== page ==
Contractors are optimistic, on balance, about the 2017 outlook for nonresidential and multifamily construction, based on the 1,281 responses to a survey that AGC released on Tuesday. About 46% expect the available dollar volume of projects they compete for in 2017 to be higher than in 2016, while 9% expect the volume to be lower, for a net positive reading of 36%. The net reading was positive for all 13 market segments included in the survey, the net was highest for hospital and retail, warehouse and lodging construction, at 23% each; followed by private office, 20%; manufacturing, 18%; highway and public building, 15% each; higher education, K-12 school and water/sewer, 14% each; multifamily and other transportation, 11% each; power, 10%; and federal construction, 7%. The net reading was a few points higher than in 2016 for all categories except multifamily (down from 14%). The survey was conducted from November 1 to mid-December; most respondents replied after Election Day. Only 6% of respondents expect their firms to reduce headcount in 2016 vs. 73% who expect an increase. In addition, 73% say they are having a hard time filling key salaried or hourly craft positions and 76% say it will be as hard or harder to do so in 2016. These results were broadly similar to those of AGC's September 2016 workforce survey and January 2016 outlook survey. Of 15 issues listed as answers to a question regarding "the biggest concerns to you and your business," 55% picked worker shortages; 46% chose worker quality; 42%, rising direct labor costs; 48%, increased competition for projects; and 41%, growth in federal regulations. All of these percentages were slightly higher than in 2016. The survey was sponsored by software firm Sage and included several questions about use of information technology, among other topics.
Nonfarm payroll employment in December increased by 156,000, seasonally adjusted, from November and by 2,157,000 (1.5%) year-over-year (y/y), the Bureau of Labor Statistics (BLS) reported on January 6. The unemployment rate inched up to 4.7% from 4.6% in November. Construction employment (6,699,000) dipped by 3,000 from November and rose by 102,000 (1.5%) for the year, the smallest 12-month increase in more than four years. But, in light of the survey responses above, the apparent slowdown in demand for workers may reflect the difficulty contractors report in filling positions rather than a slowdown in projects. The number of unemployed jobseekers who last worked in construction edged up from 645,000 in December 2015 to 670,000, and the unemployment rate for such workers dropped from 7.5% to 7.4%. The 2016 rate were the lowest December rate since 2000. (Industry unemployment data are not seasonally adjusted and should only be compared y/y, not across months.)
There were 184,000 construction industry job openings, seasonally adjusted, at the end of November, the Bureau of Labor Statistics (BLS) reported on Tuesday in its monthly Job Openings and Labor Turnover Survey (JOLTS). Openings amounted to 2.7% of combined employment plus openings. Both figures were the highest for December, by far, since the series began in 2000. In contrast, the number of hires (335,000) was little changed from the December level in the previous eight years. The surge in vacancies relative to hires may be a further sign that contractors want to hire more workers, despite the slowdown in employment increases in 2016.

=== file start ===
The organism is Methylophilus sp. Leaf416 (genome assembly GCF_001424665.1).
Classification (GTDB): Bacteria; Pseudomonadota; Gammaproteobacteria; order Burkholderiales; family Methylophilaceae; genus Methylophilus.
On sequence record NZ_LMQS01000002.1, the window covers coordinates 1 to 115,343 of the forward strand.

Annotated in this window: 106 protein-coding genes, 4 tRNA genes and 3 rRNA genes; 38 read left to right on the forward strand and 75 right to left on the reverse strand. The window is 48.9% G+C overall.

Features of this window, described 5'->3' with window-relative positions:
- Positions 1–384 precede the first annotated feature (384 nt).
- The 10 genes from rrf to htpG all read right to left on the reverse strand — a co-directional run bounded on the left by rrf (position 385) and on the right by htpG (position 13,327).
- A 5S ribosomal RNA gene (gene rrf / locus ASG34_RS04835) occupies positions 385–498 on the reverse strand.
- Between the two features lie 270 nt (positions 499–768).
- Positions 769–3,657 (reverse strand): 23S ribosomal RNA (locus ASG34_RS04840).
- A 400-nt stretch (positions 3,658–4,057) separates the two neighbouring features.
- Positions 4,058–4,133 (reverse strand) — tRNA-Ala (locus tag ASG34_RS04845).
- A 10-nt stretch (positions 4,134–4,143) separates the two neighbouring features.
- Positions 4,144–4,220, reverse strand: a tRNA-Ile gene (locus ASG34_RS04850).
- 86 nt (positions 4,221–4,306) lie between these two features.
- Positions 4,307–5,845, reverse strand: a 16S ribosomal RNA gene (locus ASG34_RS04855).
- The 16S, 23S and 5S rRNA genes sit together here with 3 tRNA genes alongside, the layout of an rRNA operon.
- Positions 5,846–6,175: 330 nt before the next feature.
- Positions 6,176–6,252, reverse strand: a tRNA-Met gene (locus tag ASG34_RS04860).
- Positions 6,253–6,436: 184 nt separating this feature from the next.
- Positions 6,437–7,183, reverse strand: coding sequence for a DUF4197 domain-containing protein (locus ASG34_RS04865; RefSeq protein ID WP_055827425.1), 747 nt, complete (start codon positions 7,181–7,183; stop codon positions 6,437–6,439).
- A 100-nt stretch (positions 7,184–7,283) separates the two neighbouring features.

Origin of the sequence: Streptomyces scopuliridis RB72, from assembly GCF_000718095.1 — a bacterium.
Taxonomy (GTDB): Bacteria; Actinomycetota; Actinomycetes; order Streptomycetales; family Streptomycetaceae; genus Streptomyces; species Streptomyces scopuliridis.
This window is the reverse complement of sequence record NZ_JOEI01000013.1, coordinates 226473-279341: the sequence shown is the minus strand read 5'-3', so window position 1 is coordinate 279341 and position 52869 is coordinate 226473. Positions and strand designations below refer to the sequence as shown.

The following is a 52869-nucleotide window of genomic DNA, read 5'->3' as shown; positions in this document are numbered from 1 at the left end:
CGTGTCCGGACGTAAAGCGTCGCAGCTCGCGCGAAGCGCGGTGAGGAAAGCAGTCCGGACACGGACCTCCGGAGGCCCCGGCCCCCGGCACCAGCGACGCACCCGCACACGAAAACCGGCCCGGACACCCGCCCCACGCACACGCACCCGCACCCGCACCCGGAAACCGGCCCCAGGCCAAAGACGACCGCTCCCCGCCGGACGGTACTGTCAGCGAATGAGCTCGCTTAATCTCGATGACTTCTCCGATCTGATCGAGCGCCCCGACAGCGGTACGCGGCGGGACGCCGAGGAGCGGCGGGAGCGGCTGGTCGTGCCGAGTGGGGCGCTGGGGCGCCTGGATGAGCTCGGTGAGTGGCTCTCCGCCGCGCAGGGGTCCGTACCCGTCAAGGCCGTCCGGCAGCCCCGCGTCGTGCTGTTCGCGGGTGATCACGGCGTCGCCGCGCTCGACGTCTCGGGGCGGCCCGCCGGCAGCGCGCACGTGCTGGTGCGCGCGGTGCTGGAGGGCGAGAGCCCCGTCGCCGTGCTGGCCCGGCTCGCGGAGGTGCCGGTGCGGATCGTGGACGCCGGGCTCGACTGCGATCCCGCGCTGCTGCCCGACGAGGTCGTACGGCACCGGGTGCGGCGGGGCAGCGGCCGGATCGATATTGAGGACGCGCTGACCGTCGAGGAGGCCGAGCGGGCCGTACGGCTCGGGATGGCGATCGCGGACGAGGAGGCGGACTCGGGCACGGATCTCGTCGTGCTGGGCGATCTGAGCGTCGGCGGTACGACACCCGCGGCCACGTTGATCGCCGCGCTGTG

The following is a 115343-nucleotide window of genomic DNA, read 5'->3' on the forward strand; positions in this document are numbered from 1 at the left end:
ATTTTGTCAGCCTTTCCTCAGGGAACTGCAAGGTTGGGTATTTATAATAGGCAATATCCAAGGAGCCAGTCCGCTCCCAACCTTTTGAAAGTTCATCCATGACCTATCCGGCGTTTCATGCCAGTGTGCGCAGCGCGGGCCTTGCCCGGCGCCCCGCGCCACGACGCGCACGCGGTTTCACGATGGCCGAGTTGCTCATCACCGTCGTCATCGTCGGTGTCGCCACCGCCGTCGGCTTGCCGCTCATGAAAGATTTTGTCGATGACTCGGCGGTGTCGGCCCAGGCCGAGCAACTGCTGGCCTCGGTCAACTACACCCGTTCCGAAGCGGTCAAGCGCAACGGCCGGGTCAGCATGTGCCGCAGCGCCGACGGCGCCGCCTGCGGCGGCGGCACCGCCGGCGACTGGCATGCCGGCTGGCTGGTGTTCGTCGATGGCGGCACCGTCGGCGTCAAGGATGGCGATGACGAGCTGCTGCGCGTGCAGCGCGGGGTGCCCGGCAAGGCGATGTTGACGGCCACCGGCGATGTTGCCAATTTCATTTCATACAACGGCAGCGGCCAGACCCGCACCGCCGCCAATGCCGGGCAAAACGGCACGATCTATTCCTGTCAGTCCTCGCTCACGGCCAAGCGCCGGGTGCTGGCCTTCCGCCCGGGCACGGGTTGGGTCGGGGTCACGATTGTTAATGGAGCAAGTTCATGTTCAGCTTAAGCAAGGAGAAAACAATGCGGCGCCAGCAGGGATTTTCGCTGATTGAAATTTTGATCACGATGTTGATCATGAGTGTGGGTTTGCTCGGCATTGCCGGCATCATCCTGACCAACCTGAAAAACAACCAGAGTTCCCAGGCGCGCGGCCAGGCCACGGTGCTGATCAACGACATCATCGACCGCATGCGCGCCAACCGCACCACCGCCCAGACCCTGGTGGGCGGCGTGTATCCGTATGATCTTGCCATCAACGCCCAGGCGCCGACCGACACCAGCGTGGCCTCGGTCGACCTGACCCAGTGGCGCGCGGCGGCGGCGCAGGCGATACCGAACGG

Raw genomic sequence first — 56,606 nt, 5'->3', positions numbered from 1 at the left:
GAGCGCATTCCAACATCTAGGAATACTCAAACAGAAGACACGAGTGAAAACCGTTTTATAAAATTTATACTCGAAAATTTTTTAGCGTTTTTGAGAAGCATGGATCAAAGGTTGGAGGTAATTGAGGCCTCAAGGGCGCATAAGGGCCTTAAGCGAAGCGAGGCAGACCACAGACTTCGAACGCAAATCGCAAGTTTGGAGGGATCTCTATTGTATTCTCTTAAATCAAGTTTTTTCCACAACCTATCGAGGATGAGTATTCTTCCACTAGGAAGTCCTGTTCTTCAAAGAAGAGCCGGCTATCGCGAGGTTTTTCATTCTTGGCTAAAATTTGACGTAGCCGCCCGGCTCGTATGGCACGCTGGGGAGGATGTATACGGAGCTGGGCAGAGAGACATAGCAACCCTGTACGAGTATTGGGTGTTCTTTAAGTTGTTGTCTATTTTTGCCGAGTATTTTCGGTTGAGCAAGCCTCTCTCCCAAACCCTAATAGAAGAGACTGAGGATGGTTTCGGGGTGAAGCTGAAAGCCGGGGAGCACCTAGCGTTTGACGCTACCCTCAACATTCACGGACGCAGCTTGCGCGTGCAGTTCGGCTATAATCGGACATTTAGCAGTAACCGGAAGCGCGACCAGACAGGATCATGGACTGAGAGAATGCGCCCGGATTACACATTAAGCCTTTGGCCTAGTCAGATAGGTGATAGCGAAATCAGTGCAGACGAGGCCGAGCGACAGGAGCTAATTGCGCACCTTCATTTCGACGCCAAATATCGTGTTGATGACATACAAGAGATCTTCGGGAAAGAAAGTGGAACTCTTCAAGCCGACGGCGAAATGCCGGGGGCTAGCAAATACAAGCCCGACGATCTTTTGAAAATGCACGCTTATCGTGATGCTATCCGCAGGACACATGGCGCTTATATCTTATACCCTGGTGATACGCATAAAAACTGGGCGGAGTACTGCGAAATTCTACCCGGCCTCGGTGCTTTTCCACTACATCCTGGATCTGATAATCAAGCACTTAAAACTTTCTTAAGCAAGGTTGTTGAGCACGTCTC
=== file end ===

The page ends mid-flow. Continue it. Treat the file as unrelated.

The producer price index (PPI) for final demand in December, not seasonally adjusted, increased 0.1% from November and 1.6% year-over-year (y/y) from December 2015, the BLS reported today. AGC posted tables and an explanation focusing on construction prices and costs. Final demand includes goods, services and five types of nonresidential buildings that BLS says make up 34% of total construction. The PPI for final demand construction, not seasonally adjusted, dipped 0.1% for the month but rose 0.6% y/y. That was the smallest annual increase in six years. The PPI for new nonresidential building construction—a measure of the price that contractors say they would charge to build a fixed set of five categories of buildings—climbed 0.5% y/y. Changes ranged from -0.3% y/y for school building construction to 0.2% each for industrial and health care buildings, and 1.4% each for office buildings and warehouses. PPIs for new, repair and maintenance work on nonresidential buildings ranged from -1.1% y/y for plumbing contractors and -0.9% for electrical contractors to 1.8% for roofing contractors and 4.5% for concrete contractors. The index for inputs to construction—excluding capital investment, labor and imports—comprises a mix of 59% goods (including 5% for energy) and 41% services (including trade services, 26%; transportation and warehousing, 4%; and other services, 10%). The overall PPI for inputs to construction increased 0.7% for the month and 2.4% y/y. The PPI for all goods used in construction 0.4% for the month and 2.1% y/y, as the sub-index for energy soared 3.0% for the month and 11% y/y, while the PPI for goods less food and energy climbed 0.2% for the month and 1.2% y/y. The index for services rose 1.1% in December and 2.8% y/y. PPIs for inputs to seven types of new nonresidential structures had y/y changes ranging from 1.5% for industrial structures to 3.1% for power and communications structures. The PPIs for inputs to new single- and multifamily construction each rose 2.7% y/y. Materials important to construction that had notable one- or 12-month price changes include asphalt paving mixtures and blocks, down 1.0% for the month and 5.8% y/y; gypsum products, down 0.2% in December but up 5.0% y/y; steel mill products, up 1.3% and 8.7%, respectively; copper and brass mill shapes, up 3.8% and 20%; and diesel fuel, 0.3% and 20%.